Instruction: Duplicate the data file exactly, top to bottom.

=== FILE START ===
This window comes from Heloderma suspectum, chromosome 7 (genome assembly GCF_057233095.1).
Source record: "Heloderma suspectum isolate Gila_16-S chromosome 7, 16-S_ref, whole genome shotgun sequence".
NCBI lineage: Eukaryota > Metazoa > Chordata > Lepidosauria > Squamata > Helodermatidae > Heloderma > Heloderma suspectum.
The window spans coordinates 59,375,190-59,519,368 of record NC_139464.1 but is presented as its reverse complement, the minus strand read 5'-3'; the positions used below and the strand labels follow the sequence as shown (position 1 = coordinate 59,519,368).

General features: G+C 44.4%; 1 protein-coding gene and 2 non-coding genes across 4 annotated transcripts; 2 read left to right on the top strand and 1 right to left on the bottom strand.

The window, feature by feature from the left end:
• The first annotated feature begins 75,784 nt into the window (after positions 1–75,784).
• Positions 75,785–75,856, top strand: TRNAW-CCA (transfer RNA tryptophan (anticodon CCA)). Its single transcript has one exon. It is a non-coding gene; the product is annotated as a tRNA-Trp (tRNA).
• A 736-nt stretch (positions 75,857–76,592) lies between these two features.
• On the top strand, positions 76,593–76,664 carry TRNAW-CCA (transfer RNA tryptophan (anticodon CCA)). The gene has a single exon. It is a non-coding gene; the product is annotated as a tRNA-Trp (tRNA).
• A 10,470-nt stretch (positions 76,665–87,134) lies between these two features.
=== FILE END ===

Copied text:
This window comes from Heloderma suspectum, chromosome 7 (genome assembly GCF_057233095.1).
Source record: "Heloderma suspectum isolate Gila_16-S chromosome 7, 16-S_ref, whole genome shotgun sequence".
NCBI lineage: Eukaryota > Metazoa > Chordata > Lepidosauria > Squamata > Helodermatidae > Heloderma > Heloderma suspectum.
The window spans coordinates 59,375,190-59,519,368 of record NC_139464.1 but is presented as its reverse complement, the minus strand read 5'-3'; the positions used below and the strand labels follow the sequence as shown (position 1 = coordinate 59,519,368).

General features: G+C 44.4%; 1 protein-coding gene and 2 non-coding genes across 4 annotated transcripts; 2 read left to right on the top strand and 1 right to left on the bottom strand.

The window, feature by feature from the left end:
• The first annotated feature begins 75,784 nt into the window (after positions 1–75,784).
• Positions 75,785–75,856, top strand: TRNAW-CCA (transfer RNA tryptophan (anticodon CCA)). Its single transcript has one exon. It is a non-coding gene; the product is annotated as a tRNA-Trp (tRNA).
• A 736-nt stretch (positions 75,857–76,592) lies between these two features.
• On the top strand, positions 76,593–76,664 carry TRNAW-CCA (transfer RNA tryptophan (anticodon CCA)). The gene has a single exon. It is a non-coding gene; the product is annotated as a tRNA-Trp (tRNA).
• A 10,470-nt stretch (positions 76,665–87,134) lies between these two features.